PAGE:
Is there a connection between diabetes and macular degeneration?

Is there a connection between diabetes and macular degeneration?

Is there a connection between diabetes and macular degeneration?

In fact, macular degeneration is the leading cause of vision loss among people over the age of 55 in the United States. People with both type I (also known as juvenile diabetes) and Type II (often called adult onset) diabetes are at risk for developing diabetic related macular degeneration.

What is the difference between diabetic retinopathy and macular degeneration?

“Diabetic retinopathy is more complex than macular degeneration because there are many different forms of retinopathy that can affect the vision and can cause blindness and loss of vision if not treated,” Dr. Bhavsar says. While both DME and AMD happen in the macula, the location isn’t exactly the same.

Can choroidal neovascularization be cured?

Choroidal neovascularization (CNV) is the medical term for growth of new blood vessels beneath the eye’s retina (subretinal). It can be painless, but can lead to macular degeneration, a major cause of vision loss. This condition may respond to treatment, while being incurable.

What is polypoidal choroidal vasculopathy?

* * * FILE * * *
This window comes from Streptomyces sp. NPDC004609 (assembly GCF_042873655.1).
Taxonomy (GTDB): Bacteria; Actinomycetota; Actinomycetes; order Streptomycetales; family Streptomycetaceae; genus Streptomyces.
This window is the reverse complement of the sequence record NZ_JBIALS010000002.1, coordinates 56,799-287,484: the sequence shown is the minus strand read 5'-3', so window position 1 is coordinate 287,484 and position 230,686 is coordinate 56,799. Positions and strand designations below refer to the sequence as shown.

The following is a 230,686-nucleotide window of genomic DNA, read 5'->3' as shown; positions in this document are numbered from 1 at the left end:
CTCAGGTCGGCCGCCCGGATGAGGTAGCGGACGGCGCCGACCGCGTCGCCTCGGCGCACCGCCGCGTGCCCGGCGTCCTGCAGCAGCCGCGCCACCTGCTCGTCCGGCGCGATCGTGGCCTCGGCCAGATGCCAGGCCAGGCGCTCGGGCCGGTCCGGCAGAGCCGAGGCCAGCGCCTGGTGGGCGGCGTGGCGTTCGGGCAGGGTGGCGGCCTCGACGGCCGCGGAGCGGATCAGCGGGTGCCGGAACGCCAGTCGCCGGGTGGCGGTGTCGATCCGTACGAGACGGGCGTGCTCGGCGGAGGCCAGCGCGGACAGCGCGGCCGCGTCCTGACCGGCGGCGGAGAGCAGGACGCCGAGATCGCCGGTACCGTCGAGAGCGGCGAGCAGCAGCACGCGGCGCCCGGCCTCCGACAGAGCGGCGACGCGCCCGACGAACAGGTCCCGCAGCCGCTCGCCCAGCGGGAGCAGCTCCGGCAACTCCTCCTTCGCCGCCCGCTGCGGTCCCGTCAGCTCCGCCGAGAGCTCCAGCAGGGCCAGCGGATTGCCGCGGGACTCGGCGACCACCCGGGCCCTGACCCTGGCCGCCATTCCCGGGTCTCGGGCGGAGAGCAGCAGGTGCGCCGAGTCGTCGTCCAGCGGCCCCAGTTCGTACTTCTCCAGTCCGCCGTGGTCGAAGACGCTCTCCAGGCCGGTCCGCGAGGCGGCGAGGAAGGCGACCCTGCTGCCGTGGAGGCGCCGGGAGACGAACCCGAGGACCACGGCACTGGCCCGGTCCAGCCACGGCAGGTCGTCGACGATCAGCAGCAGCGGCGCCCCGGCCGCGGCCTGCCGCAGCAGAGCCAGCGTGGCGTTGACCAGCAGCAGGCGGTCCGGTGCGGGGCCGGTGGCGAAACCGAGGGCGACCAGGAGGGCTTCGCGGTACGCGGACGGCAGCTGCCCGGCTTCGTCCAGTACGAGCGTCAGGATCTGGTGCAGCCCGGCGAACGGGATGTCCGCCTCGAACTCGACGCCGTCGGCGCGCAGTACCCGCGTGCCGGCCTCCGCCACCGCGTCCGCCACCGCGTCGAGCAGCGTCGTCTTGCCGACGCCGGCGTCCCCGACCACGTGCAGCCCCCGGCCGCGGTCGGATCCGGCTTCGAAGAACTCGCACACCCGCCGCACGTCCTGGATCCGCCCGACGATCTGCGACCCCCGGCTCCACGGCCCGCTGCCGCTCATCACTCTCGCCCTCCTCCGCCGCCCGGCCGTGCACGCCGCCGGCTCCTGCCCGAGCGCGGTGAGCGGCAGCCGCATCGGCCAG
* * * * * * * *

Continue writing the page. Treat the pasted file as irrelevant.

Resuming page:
Polypoidal Choroidal Vasculopathy: Definition, Pathogenesis, Diagnosis, and Management Polypoidal choroidal vasculopathy (PCV) is an age-related macular degeneration (AMD) subtype and is seen particularly in Asians.

What is the pathophysiology of primary choroidal neovascularization (PCV)?

PCV is believed to be a type of choroidal neovascularization, although some cases of PCV show a distinct vascular abnormality of the choroidal vessels. PCV often shows several unique clinical manifestations which are apparently different from typical neovascular AMD (tAMD).

What are polypoidal lesions of the epidermis?

Polypoidal lesions are usually located at the margin of the PED. Following the spontaneous resolution of the acute serosanguineous complications, there may be signs of subretinal fibrosis, pigment epithelial hyperplasia, and atrophic degeneration,,.

How to identify subretinal or sub-RPE fluid with polypoidal lesions?

OCT is not only helpful in identification of subretinal or sub-RPE fluid, it can also delineate polypoidal lesions. These lesions resemble dome-like elevations of RPE with moderate internal reflectivity. In most cases, there is also a highly reflective line just below these lesions consistent with location of vascular branching network.